SNP ministers must set a quota for the total number of wind farms in Scotland to help councils decide how many more should get the green light, the country’s planning chiefs have said.
Heads of Planning Scotland have urged ministers to specify how many more turbines are needed to meet their targets

By Simon Johnson, Scottish Political Editor
Heads of Planning Scotland (HoPS) said the Scottish Government’s new planning guidelines should for the first time specify the country’s “future turbine requirements”.
This would help local planning authorities decide whether applications for wind farms are “reasonable” taking into account how many more are needed to meet Scotland’s energy needs.
The proposal would effectively act as a limit on the total number of turbines amid widespread concern about their rapid spread across Scotland’s countryside.
Alex Salmond has set a target of generating the equivalent of all Scotland’s electricity from renewable sources by 2020 but has produced no calculations for the numbers of onshore wind farms required to meet this.
The Conservatives published figures last November showing that the target would be overshot by 20 per cent if all the wind farm applications then in the planning system were approved.

Although ministers have now promised to protect “wild land”, a series of rural local authorities yesterday said the definition of this is too narrow and excludes many of their areas of natural beauty.
Scottish Borders Council warned that turbines had got taller since existing planning policies were drawn up and “there is now a real prospect of wind-farm dominated landscapes being created over wide areas.”
The interventions were made in submissions to a Scottish Government consultation on new national planning guidelines, published yesterday, which will set out how planning authorities consider future wind farm applications.
HoPS, which represents council planning chiefs, has previously warned Scotland’s countryside is in danger of becoming a “wind farm landscape” as hundreds more turbines are erected to meet the SNP targets.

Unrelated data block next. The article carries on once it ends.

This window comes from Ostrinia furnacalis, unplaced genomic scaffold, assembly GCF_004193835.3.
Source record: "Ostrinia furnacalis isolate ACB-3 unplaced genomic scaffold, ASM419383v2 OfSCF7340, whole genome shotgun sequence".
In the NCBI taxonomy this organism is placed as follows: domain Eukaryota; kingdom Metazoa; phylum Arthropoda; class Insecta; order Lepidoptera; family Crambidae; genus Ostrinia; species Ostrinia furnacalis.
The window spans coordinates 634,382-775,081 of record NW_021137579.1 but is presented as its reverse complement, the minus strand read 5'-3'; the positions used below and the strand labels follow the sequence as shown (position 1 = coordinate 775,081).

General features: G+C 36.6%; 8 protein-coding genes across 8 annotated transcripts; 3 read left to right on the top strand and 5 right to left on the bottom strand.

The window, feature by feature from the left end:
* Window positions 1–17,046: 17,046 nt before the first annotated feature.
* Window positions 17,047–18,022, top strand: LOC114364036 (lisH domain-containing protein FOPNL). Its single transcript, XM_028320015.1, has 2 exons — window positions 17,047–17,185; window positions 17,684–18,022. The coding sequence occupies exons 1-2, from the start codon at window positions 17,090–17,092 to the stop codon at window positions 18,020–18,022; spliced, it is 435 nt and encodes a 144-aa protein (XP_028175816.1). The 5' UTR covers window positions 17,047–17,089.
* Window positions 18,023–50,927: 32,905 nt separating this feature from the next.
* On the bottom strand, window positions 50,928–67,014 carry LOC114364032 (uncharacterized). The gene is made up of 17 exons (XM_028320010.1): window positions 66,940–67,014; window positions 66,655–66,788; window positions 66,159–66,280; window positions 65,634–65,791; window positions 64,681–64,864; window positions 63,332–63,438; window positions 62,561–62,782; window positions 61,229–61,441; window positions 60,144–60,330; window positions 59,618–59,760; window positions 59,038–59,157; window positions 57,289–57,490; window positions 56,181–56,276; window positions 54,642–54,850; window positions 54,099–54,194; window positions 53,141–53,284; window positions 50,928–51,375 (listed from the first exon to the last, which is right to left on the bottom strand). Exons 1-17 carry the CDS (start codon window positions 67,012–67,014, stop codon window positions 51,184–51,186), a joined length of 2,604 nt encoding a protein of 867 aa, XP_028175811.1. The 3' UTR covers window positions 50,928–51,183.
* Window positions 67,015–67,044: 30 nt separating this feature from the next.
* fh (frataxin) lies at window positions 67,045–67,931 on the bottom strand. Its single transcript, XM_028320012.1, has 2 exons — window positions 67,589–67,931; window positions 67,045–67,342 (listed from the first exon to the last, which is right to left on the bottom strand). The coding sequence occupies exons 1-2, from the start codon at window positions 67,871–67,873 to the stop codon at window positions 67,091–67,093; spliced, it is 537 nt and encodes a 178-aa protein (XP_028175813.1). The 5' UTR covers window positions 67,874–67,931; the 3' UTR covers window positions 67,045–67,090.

Its latest submission said it “strongly considers” that the new planning guidelines “should set out an understanding of future turbine requirements for Scotland”.
This would help planning authorities assess whether the “increased pressure” on areas deemed suitable for wind farm development is “reasonable”, the planning chiefs said.
North Ayrshire Council made the same argument in its submission, saying: “It would be useful for the Scottish Government to provide an indication of the potential number of new turbines required nationally in order to meet its published targets for renewable energy generation.”
South Ayrshire Council suggested each council should be given a quota so the SNP’s energy targets do not “overburden any authority area”.
Amid a growing public outcry about the spread of turbines, ministers are considering safeguards that would make it more difficult to build on 20 per cent of Scotland’s land mass deemed to be “wild land”.
They are also examining increasing the recommended distance between wind farms and the nearest town or village from 2km (1.2 miles) to 2.5km (1.6 miles) and giving greater protection to wildlife.
But a series of local authorities warned this would not prevent turbines being built on some of their most stunning beauty spots because they do not fit the official definition of “wild”.
Despite being popular tourist destinations, Dumfries and Galloway and Moray councils said they had no areas that met the definition of “wild land”.
Angus Council warned such areas are at risk of being “downgraded” in the planning system because they are not deemed worthy of specific protection, therefore becoming more vulnerable to wind farm companies.
West Lothian Council noted increasing public opposition to turbines and noted that two-thirds are built on environmentally-sensitive peat land.
“Wind farms, including the new roads and tracks needed to service them, damage or destroy peat and cause significant loss of carbon to the atmosphere, where it contributes to climate change,” its submission stated.
Loch Lomond and Trossachs National Park Authority said the draft guidelines provide no protection for land on the “periphery” of the park despite strong demand from wind farm developers to build there.
Scottish Borders Council called for the 2.5km minimum distance to be increased in light of wind farm companies erecting taller turbines, which it said are now typically more than 120m (394ft) high.
But Scottish Renewables, the trade body representing wind farm companies, warned Mr Salmond they must be allowed to build on some wild land and closer to homes if his green energy targets are to be met.
A Scottish Government spokesman said ministers are carefully considering the many responses they have received and will table a new national planning framework at Holyrood in due course

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